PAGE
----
I think that's a good balance, taking a visit to the past but always being able to come back home to now.

    Bookmagic- Haha, that's a good point! I HATE slow internet, too! School is going pretty well, though I am very much ready for winter break!

    ReplyDelete
  12. The past only exists in our dreams and so we manipulate it to suit our purposes - not that there is anything wrong with this; I'm a big fan of dreaming myself into different time periods. But it is definitely a good idea to remember that our romancing the past does leave out the more nasty stuff. :)

    Love this post!

    ReplyDelete
  13. I thought about this very thing in relation to a book I was reading about cooking in the 50's. It seems that although the food was amazing and decadent, the women who were preparing it had to start very early in the morning and work all day until the meal was served, in addition to the clean-up. I think it's just human to romanticize certain things about the past, especially dining, but it is probably fair to say that it the actual day to day living in it might have taken us by surprise with all the things that were required to get to the finished product. Very astute and thought provoking post, Aarti!

    ReplyDelete
  14. I sometimes miss the sense of occasion that dressing up gave people in the past. Hats, in particular. That's one reason I annually spend days preparing an elaborate afternoon tea and inviting people to come and read a poem and wear a hat.

    ReplyDelete
  15. I LOVE this post! I too have idealised the past - it seems very romantic to be able to experience medieval times, until you think of how basic everyday life was and how people died really young. :-)

    Your point about modern inventions making people's lives easier is really interesting. There was recently an article in the International Herald Tribune on technological change and how it used to come out of necessity, whereas now it just IS. As in, how many of us actually NEED an ipad?

    ReplyDelete
  16. I want to go to Jeanne's tea party and poetry reading so I can wear a hat!
    Sometimes I wonder (and I do think I am good at finding the world wonderful) but I am sometimes amazed that our govts were able to get fresh water systems created. Then again, we still need such in many parts of the world.

    ReplyDelete
  17. Trisha- You're so right! Nothing makes a dream a nightmare more than reality ;-)

    Zibilee- You're right. Lots of work, and I'm sure modern conveniences were raved over, even if now we're trying in some ways to move backwards. Convenience is great, but I still love the feeling of serving a meal that takes a lot of preparation.

    Jeanne- Ooh, that sounds like a GREAT event!

    joanna- That sounds like a great article, I will look it up. I haven't thought about it like that, I guess. I mean, we do have more leisure time now, so not all technology has to be necessity. I guess I also am not sure what necessity would be. Is a dishwasher a necessity? Hmmm, will look into that!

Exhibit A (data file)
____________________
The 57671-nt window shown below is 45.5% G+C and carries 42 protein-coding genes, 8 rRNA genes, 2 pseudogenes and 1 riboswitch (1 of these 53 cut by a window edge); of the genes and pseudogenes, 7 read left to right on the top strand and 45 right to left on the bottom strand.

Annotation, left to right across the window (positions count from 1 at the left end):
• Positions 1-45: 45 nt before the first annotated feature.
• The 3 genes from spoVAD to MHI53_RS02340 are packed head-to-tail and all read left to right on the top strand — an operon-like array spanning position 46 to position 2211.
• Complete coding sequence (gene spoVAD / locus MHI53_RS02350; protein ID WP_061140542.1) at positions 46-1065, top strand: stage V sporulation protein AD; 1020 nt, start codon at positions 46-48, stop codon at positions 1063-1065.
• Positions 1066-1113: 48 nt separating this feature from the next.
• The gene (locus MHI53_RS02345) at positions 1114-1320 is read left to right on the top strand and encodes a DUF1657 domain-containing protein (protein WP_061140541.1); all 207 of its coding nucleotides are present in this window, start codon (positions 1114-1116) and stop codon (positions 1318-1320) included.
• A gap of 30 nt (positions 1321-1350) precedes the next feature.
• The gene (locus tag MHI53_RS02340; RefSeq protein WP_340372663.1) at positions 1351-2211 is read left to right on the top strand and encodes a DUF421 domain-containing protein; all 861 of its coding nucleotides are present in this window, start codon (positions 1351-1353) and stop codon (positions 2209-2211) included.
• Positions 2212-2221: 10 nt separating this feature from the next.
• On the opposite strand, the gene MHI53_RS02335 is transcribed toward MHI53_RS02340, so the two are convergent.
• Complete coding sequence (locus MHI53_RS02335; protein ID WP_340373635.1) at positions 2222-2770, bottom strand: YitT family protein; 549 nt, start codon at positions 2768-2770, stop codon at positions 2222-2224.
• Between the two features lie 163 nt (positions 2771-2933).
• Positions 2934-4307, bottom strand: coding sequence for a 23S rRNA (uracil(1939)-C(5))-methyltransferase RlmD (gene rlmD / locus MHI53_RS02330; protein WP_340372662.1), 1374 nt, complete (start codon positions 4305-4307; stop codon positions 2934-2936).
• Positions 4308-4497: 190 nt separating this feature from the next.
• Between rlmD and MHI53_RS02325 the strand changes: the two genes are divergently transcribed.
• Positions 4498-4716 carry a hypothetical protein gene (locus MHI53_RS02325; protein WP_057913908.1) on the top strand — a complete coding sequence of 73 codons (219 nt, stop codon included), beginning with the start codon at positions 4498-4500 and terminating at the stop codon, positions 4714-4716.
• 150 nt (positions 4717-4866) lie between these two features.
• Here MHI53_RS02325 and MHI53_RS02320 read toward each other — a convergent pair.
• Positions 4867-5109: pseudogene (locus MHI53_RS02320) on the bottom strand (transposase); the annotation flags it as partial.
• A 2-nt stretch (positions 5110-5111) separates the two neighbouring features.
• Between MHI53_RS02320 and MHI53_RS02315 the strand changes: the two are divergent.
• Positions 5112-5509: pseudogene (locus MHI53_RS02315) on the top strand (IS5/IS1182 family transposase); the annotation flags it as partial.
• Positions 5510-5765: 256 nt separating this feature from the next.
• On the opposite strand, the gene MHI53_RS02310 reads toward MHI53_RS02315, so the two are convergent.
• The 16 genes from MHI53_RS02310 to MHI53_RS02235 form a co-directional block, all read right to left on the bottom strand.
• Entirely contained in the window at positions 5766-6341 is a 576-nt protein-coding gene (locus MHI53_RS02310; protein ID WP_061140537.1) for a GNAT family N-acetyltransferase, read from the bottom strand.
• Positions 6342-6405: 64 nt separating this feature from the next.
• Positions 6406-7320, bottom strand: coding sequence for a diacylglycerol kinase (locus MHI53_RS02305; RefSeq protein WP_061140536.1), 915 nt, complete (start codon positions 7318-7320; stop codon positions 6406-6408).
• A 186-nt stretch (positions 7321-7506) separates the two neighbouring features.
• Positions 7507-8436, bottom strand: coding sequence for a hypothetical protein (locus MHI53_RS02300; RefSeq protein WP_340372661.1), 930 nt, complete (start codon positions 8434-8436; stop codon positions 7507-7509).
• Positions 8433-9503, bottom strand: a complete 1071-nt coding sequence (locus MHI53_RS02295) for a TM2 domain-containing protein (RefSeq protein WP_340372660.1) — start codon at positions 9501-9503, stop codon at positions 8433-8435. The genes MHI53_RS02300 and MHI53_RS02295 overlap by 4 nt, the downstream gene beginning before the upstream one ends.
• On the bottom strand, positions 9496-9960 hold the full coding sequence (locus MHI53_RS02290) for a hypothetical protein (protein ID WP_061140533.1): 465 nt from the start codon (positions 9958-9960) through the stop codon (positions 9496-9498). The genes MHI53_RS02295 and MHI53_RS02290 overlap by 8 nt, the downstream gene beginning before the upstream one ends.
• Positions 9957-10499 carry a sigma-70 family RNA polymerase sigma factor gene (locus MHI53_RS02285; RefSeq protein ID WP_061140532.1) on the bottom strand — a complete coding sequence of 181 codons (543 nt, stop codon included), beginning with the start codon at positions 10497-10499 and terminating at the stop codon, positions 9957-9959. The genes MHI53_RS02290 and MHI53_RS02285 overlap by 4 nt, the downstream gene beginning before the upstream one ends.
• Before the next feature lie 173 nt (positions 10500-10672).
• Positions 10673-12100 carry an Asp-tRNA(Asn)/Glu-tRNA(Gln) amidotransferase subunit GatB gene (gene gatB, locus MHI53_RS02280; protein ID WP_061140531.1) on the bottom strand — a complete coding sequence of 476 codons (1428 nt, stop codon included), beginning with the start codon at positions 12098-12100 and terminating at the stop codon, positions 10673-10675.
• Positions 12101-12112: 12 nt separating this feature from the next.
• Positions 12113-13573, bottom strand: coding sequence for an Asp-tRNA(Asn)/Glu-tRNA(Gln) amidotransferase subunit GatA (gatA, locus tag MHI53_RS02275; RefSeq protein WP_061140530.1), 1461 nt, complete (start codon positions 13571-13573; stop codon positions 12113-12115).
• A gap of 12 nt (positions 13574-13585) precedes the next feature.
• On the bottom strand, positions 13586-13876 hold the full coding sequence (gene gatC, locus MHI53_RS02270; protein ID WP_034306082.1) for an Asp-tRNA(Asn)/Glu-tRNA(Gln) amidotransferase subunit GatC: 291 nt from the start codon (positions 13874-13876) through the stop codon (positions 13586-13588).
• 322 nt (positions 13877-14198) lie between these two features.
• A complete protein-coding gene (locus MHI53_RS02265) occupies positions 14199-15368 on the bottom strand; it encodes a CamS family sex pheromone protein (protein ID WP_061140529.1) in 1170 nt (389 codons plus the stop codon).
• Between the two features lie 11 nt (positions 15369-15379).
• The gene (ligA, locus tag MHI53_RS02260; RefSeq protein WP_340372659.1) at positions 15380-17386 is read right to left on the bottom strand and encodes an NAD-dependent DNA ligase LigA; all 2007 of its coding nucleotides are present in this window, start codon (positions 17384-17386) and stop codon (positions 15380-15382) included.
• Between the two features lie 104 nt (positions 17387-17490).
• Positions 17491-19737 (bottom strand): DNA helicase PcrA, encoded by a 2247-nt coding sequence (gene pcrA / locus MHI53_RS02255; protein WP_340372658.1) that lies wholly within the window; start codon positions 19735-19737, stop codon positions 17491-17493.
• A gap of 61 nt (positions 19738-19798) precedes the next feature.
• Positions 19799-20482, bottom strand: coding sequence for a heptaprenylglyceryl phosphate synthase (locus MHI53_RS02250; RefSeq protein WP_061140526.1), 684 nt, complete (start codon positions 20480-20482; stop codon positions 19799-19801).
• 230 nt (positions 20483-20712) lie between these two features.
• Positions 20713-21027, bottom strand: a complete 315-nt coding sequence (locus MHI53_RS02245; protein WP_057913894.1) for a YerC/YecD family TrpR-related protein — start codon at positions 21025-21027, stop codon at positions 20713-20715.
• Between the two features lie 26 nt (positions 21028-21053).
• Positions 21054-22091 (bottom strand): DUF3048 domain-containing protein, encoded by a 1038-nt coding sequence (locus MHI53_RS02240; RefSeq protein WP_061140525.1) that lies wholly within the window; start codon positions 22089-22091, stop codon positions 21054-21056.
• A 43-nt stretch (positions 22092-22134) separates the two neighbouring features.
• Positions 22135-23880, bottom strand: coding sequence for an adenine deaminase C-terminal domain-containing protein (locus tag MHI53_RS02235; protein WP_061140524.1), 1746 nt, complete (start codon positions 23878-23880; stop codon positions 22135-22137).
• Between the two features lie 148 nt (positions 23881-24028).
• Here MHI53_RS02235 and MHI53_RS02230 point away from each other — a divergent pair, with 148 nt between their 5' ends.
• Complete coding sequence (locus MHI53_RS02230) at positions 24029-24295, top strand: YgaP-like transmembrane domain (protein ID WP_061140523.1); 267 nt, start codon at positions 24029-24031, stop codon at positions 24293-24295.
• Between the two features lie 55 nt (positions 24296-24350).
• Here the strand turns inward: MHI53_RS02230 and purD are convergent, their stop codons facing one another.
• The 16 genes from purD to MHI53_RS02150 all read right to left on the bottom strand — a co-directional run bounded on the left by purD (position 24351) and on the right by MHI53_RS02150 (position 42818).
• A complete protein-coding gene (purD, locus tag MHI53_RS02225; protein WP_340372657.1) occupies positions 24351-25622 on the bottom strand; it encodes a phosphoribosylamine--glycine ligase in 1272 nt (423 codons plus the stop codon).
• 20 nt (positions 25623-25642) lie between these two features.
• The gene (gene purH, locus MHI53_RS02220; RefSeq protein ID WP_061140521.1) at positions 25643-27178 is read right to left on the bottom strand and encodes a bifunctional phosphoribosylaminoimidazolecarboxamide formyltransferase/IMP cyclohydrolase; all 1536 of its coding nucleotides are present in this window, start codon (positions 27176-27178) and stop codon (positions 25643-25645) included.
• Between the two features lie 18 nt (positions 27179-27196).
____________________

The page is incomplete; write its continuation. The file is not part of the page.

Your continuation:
Care- I want to go to that party, too ;-)

    ReplyDelete
  18. There's tons of things we can easily do without - but why? I will never give up my microwave or dishwasher willingly again.

    My aunt has recipes handed down from - great grandmother? Not sure. For spoiled meat. Call me spoiled but I like my meat fresh (and preferably chicken so I don't feel badly about eating it).

    Fun topic! I've always wanted to time travel - still do - but not live in the past. (Oh, and my Dad made me watch the moon landing - so did not care at that age. But I do remember it).

    ReplyDelete
  19. The older I get the more often I find myself idealizing the past. My teenage son rolls his eyes when I start into one of my story about the way things used to be (of course always with the suggestion by me that they were better). I am starting to sound more and more like my parents! But I think you are right that in most cases when we really study things we are much better off today with all of our modern conveniences even with all of the tradeoffs that exists as a result. I can't imagine life without my refrigerator, gas stove, and microwave. I think I would starve to death without them!

    ReplyDelete
  20. My big thing was always trains. I thought it'd be like in Agatha Christie, with velvet seats and dark wood paneling, brass fixtures and frosted glass. (But no murders, please).

    And maybe it is, if you can afford to go on one of those fancy heritage trains, but things are far less swank for the rest of us. My first wake-up call came during that Sex and the City episode where Carrie and Samantha take the train to San Francisco. I really hoped the show had just played up squalor for comedy's sake, but then I met a girl who used to work as a train stewardess. She said it was even worse. Eek!

    ReplyDelete

I read every comment posted on this blog, even if it sometimes takes me a while to respond. Thank you for taking the time and effort to comment here! Unless you are spamming me, in which case, thanks for nothing.